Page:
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MLB: What the Red Sox Rotation should look like Opening Day 2023.

The Boston Red Sox went through a season that was kind of like a rollercoaster ride. On this rollercoaster the highs were pretty high, and the lows were pretty low. From May 27 to June 21, they went 27-12 after being 10-19 to that point. Then ended up going 5-15 from July 1st to the 24th. Which included a stretch where they lost nine out of 10. While also being outscored 67-13 during a five-game losing streak. Which is as equally bad of a reflection on the rotation as it is the lineup.

From then on, it never really went back up for the team from Beantown. The talk switched from, will they make a push for the Wildcard? To will Xander Bogaerts stay in town? While the Bogaerts contract issue is a hot button topic/priority, there is something else that could be just about as equally important if they want to make the playoffs in 2023.

One of the most inconsistent parts of the team was the pitching. At times it was more the rotation than the bullpen, and other times it was more the bullpen than the rotation. We will focus on the rotation, because in my opinion, if you don’t have a solid rotation, you won’t get very far.

Below, I will outline what I think the Red Sox starting rotation should look like come March 30, 2023.

Rotation Spot #1: Chris Sale

This past season the “injury bug” seemed to never leave Sale’s side. After recovering from a lingering rib injury, the 33 year-old came back in July. Only to barely get any time in uniform (5.2 IP), before he broke his left pinky from a hard line drive off the bat of New York Yankees Outfielder Aaron Hicks. While he was trying to come back from that injury, he broke his left wrist (throwing hand) in a bicycle accident. That bike accident led to Sale missing the rest of the season.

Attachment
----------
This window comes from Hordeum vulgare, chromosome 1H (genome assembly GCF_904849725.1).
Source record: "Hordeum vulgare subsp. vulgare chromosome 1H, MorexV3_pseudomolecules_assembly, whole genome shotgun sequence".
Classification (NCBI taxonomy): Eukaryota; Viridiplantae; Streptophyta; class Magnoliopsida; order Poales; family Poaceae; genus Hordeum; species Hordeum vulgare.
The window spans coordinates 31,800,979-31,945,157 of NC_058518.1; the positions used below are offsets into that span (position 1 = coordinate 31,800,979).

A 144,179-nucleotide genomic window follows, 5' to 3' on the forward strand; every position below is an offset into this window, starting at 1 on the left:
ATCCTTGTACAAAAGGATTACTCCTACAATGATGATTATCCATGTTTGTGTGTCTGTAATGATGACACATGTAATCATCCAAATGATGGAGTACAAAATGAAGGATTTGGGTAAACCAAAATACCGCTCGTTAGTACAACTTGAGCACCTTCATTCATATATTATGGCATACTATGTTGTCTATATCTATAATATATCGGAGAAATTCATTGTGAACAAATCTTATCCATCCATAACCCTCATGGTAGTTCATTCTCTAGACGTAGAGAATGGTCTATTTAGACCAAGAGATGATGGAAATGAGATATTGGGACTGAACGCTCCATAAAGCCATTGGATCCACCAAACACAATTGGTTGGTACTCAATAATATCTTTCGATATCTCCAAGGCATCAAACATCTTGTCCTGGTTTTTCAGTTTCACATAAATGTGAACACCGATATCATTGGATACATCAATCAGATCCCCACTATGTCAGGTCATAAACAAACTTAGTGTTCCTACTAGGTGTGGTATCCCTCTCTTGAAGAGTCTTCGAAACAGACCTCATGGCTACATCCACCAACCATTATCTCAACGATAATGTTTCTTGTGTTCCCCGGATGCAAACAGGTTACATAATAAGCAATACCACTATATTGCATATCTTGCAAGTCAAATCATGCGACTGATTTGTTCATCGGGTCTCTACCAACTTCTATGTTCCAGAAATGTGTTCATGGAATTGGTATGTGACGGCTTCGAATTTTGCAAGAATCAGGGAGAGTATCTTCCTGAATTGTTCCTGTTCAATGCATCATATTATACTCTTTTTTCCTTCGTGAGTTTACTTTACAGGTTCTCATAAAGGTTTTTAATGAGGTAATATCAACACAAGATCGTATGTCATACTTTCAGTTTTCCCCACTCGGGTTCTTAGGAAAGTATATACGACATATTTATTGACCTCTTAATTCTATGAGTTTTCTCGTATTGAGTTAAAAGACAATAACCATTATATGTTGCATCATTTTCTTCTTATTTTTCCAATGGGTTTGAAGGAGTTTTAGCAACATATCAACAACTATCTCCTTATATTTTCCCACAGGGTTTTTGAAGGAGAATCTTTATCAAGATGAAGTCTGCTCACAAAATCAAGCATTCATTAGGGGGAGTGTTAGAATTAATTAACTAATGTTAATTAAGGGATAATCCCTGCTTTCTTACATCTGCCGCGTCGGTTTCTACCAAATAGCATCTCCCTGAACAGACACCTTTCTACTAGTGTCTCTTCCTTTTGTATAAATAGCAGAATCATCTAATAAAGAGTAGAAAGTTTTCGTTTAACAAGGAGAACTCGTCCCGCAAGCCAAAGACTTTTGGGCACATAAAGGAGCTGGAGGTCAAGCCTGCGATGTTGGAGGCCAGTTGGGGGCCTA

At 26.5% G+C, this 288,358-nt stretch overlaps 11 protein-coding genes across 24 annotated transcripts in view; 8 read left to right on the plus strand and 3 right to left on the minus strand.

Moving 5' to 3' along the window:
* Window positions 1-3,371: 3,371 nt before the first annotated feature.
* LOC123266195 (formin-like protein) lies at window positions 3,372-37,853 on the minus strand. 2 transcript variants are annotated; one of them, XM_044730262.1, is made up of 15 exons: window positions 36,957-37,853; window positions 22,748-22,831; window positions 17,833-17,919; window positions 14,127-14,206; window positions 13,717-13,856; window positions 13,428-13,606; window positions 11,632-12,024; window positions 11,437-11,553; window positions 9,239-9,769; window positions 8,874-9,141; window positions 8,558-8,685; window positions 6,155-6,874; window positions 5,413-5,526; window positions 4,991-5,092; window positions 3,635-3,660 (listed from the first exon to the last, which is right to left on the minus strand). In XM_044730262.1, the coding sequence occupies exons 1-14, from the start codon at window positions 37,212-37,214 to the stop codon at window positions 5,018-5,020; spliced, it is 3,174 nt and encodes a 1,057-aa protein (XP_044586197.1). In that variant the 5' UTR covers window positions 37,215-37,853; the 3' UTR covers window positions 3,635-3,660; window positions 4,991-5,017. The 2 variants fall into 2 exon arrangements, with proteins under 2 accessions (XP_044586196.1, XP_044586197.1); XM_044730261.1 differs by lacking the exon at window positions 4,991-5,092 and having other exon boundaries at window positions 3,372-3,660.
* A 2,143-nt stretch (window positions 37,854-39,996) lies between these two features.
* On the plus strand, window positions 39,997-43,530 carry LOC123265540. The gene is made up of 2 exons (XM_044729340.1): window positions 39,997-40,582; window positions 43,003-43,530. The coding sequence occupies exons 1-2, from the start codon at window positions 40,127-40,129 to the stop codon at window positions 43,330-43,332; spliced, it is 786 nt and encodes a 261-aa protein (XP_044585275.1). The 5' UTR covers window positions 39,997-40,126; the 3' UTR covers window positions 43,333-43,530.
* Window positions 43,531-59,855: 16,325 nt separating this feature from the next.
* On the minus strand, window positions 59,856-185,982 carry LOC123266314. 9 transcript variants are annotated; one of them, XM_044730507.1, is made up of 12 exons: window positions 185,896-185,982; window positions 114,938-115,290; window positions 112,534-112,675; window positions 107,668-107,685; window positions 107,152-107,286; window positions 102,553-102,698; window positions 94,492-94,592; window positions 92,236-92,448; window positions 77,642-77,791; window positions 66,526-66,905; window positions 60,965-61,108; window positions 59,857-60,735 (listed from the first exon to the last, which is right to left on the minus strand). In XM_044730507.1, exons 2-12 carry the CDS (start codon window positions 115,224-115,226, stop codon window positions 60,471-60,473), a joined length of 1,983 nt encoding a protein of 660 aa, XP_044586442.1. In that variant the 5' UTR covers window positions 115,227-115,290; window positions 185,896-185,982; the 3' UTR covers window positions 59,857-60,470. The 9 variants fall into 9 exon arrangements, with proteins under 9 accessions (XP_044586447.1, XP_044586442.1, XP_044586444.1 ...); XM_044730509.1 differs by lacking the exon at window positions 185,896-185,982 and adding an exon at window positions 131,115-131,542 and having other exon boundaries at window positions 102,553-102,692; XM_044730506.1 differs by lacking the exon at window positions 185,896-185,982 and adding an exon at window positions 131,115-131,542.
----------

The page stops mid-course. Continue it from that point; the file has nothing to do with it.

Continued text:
Even with Sale having the “injury bug”, when he’s healthy, #41 is one of the top pitchers in the league. The 2018 season was the last time he went over 150.0 IP, Sale’s stat line looked like this: 12-4, 2.11 ERA, 237 K/34 BB and a 0.86 WHIP.

Those are the type of numbers the Sox will need to start off strong and stay that way next season. There’s no saying that if he’s healthy the lefty couldn’t do that, if not better. Not to mention, with the money still owed to him ($27.5 million player option for 2023), they need him to stay healthy/perform well.

SP #2: Nathan Eovaldi

Should be almost no surprise here. Eovaldi is a free agent this off-season, but he seems to love Boston, meaning he’s keeping the door wide open for a return. That return may have to come with a bit of a discount though. More so if Xander Bogaerts opts out and they sign him back. “Nasty Nate” made $17 million each of the 4 years of his expiring deal. Being 32 years old and wanting to win, he’d hopefully take a deal around the 3 yr/$8-10 million mark.

The Houston native was an All-Star, and top 5 in Cy Young Voting just two seasons ago. Eovaldi was a huge part of the Sox 2018 World Series title run. Being brought in halfway through that season and pitching almost impeccably throughout the playoffs. He’s a fan favorite, and loves the city/team. His overall consistency is a safe haven that should stay behind the “ace” in Sale.

SP #3: James Paxton 

“Big Maple” as the 6-foot-4 native Canadian is aptly nicknamed, never saw the mound in a Red Sox uni last season. Recovering from Tommy John surgery in 2021, Paxton only made it as far as the FGCL in Fort Myers. During a rehab start in mid-August, he suffered a “Grade 2 Lat Tear” after only facing two batters.